Satellite broadband is not everything to everybody, but it could be crucial for helping the government create a Digital Britain, says Chris Britton
Satellite broadband has long been proposed as a way to address Europe’s digital divide, going some way to solving Europe’s connectivity problems by providing Internet access in remote areas of the continent. However, only since the launch of Avanti’s HYLAS 1 satellite in November 2010 has this become a realistic option within the context of 21st-century expectations.
The HYLAS 1 is a hybrid Ka-band/Ku-band satellite, offering interactive broadband services to 23 countries across Europe. Built by British-based company Avanti, HYLAS 1 uses a 28GHz high-frequency signal, which has good penetration and offers download speeds of roughly 8Mbps.
Where older satellite services required a separate back channel over a phone line, which was very slow, satellite broadband using the Ka-band can have a back channel provided through the satellite. This uses a low-power transmitter on the user’s satellite dish, with about half the speed of the downlink.
Plugging broadband not-spots
While HYLAS 1 is wholly owned by Avanti, all of the the infrastructure for the base station and the customer terminals is provided by Hughes Europe, a subsidiary of the Hughes corporation. However, Hughes does not run the service itself. It will simply supply the equipment to service providers who buy access to the satellite through value-added resellers, along with help desk and billing support.
In December, BT announced it would use satellite broadband services delivered by HYLAS 1 to plug broadband not-spots in the South-West of England, and help out the £132 million Next Generation Access project which aims to get 90 percent of homes in Cornwall and the Isles of Scilly on a decent broadband speed.
eWEEK Europe spoke to Chris Britton, managing director of Hughes Europe, to find out more about the future of satellite broadband. Britton reckons that, under the HYLAS 1 footprint, there are currently 23 million homes with either no broadband access at all, or speeds of less that 2Mbps.
“If you live in Bulgaria, if you’re in the centre of Sofia you can get very high-speed broadband on fibre, but you step one kilometre down the road and you’ve got nothing,” said Britton. “In Oundel in Northamptonshire I only get 0.4Mbps with BT. So you can be in a really nice village area and have nothing.”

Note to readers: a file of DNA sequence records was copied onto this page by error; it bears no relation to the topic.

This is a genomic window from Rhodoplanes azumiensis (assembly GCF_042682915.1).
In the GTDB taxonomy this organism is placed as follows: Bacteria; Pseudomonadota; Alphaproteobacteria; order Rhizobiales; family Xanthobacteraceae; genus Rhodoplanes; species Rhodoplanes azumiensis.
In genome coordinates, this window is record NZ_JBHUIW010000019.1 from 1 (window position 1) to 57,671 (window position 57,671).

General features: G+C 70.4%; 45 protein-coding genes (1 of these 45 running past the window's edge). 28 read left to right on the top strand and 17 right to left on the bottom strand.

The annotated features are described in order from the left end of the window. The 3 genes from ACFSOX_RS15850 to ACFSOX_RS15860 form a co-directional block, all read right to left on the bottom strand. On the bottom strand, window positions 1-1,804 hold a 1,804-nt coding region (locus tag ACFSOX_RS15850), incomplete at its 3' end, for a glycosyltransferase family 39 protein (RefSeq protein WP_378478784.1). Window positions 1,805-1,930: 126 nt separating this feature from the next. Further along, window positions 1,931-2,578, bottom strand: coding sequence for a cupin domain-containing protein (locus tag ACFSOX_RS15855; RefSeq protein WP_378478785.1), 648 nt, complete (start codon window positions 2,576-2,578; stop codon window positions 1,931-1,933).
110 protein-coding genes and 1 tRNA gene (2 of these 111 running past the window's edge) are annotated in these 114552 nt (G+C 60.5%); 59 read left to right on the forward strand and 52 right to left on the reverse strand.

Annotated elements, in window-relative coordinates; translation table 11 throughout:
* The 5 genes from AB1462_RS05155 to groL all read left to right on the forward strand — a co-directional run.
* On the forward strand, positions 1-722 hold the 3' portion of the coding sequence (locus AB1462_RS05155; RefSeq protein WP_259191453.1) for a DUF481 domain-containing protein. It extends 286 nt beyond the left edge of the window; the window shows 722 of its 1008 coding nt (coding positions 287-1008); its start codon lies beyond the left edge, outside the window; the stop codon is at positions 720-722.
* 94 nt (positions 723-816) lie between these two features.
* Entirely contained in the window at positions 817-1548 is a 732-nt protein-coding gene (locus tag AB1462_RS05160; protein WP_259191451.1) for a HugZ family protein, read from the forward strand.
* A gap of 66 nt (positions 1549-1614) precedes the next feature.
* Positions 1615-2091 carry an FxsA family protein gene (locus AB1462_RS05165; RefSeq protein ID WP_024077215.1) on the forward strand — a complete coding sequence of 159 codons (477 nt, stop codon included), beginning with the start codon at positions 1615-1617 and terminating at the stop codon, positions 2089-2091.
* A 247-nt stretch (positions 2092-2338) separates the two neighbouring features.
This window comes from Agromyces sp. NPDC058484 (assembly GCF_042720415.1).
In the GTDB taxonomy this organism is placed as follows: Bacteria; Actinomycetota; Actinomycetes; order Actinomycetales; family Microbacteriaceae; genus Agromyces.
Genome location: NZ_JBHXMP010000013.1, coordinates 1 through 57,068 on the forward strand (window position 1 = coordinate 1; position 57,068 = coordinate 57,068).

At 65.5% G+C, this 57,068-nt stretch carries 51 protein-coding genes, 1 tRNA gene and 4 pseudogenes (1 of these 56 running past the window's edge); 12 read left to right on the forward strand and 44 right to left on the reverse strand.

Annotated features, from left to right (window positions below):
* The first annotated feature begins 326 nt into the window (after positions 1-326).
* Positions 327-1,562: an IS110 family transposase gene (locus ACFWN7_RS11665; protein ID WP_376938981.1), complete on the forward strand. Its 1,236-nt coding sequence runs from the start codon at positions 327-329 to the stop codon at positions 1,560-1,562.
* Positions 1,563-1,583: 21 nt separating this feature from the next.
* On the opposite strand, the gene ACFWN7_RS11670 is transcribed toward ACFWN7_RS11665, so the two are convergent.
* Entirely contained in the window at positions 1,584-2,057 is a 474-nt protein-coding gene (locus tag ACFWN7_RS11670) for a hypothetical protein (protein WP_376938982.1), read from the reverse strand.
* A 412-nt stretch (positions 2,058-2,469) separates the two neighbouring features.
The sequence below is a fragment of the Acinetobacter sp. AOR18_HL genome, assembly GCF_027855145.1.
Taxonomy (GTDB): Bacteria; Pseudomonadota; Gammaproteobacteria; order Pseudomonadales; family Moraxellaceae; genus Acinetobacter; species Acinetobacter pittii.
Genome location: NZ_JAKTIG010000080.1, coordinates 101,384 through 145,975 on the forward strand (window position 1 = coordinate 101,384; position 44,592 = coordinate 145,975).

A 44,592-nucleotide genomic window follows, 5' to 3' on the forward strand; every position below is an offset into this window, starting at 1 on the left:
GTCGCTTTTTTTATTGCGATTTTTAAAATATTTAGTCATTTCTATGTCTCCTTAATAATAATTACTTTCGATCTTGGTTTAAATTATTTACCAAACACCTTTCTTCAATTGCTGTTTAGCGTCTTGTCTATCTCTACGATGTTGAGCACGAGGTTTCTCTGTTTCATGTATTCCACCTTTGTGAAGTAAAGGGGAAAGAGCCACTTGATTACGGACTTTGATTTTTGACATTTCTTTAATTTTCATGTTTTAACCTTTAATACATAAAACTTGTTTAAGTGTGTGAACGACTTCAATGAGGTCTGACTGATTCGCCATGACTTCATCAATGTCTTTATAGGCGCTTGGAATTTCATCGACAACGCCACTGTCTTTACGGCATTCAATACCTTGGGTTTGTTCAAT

He explained that, in these under-served areas, satellite broadband is ideal. “The beauty of the satellite is it has one big footprint. So you get the same product offering, the same quality of service, wherever you are ,” he said.
The latency problem
It is well known that the main drawback to satellite broadband is latency – the delay between requesting data and the receipt of a response. Compared to ground-based communication, all geostationary satellite communications experience high latency due to the signal having to travel 35,786 km to a satellite in geostationary orbit and back to Earth again.
While this largely rules out video streaming, interactive gaming and large-scale data transfer, for most day-to-day application, the speed of satellite broadband is more than adequate, said Britton.
“In a normal household, 8Mbps lets you watch YouTube, do your emails, get online and do your shopping,” he said. “It’s like when you live in the city, a Smart Car’s ideal. But if you want to do 3D download, real-time TV, IP voice, IPTV, all simultaneously, you don’t want a Smart Car, you need a bus. You need something appropriate to the technology that you’re doing.
“The key is that the sales people don’t sell it the way broadband has been sold traditionally in the UK. If it’s sold as doing everything, ‘up to’ this speed and ‘up to’ that speed, we set such a high expectation in the market place when it comes to achieving those speeds.”
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